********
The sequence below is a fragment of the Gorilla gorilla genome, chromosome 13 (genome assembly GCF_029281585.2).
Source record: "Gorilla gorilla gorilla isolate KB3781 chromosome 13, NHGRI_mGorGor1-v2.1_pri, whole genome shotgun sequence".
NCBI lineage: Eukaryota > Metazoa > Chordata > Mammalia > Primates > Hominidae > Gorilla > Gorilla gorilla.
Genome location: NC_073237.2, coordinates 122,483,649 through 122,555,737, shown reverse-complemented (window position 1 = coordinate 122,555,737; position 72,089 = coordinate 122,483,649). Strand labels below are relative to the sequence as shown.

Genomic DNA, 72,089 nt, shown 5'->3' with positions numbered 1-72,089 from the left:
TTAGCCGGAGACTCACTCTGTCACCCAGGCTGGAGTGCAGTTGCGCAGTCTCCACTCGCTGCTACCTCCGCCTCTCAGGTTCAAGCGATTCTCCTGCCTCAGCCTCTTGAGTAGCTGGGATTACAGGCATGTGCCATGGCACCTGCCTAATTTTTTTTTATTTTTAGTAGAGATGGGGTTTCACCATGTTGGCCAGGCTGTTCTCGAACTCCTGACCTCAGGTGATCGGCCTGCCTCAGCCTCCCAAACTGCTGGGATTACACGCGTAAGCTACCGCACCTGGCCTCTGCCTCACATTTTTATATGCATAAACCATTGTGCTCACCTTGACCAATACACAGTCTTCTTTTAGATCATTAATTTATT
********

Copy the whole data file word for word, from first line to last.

The sequence below is a fragment of the Gorilla gorilla genome, chromosome 13 (genome assembly GCF_029281585.2).
Source record: "Gorilla gorilla gorilla isolate KB3781 chromosome 13, NHGRI_mGorGor1-v2.1_pri, whole genome shotgun sequence".
NCBI lineage: Eukaryota > Metazoa > Chordata > Mammalia > Primates > Hominidae > Gorilla > Gorilla gorilla.
Genome location: NC_073237.2, coordinates 122,483,649 through 122,555,737, shown reverse-complemented (window position 1 = coordinate 122,555,737; position 72,089 = coordinate 122,483,649). Strand labels below are relative to the sequence as shown.

Genomic DNA, 72,089 nt, shown 5'->3' with positions numbered 1-72,089 from the left:
TTAGCCGGAGACTCACTCTGTCACCCAGGCTGGAGTGCAGTTGCGCAGTCTCCACTCGCTGCTACCTCCGCCTCTCAGGTTCAAGCGATTCTCCTGCCTCAGCCTCTTGAGTAGCTGGGATTACAGGCATGTGCCATGGCACCTGCCTAATTTTTTTTTATTTTTAGTAGAGATGGGGTTTCACCATGTTGGCCAGGCTGTTCTCGAACTCCTGACCTCAGGTGATCGGCCTGCCTCAGCCTCCCAAACTGCTGGGATTACACGCGTAAGCTACCGCACCTGGCCTCTGCCTCACATTTTTATATGCATAAACCATTGTGCTCACCTTGACCAATACACAGTCTTCTTTTAGATCATTAATTTATT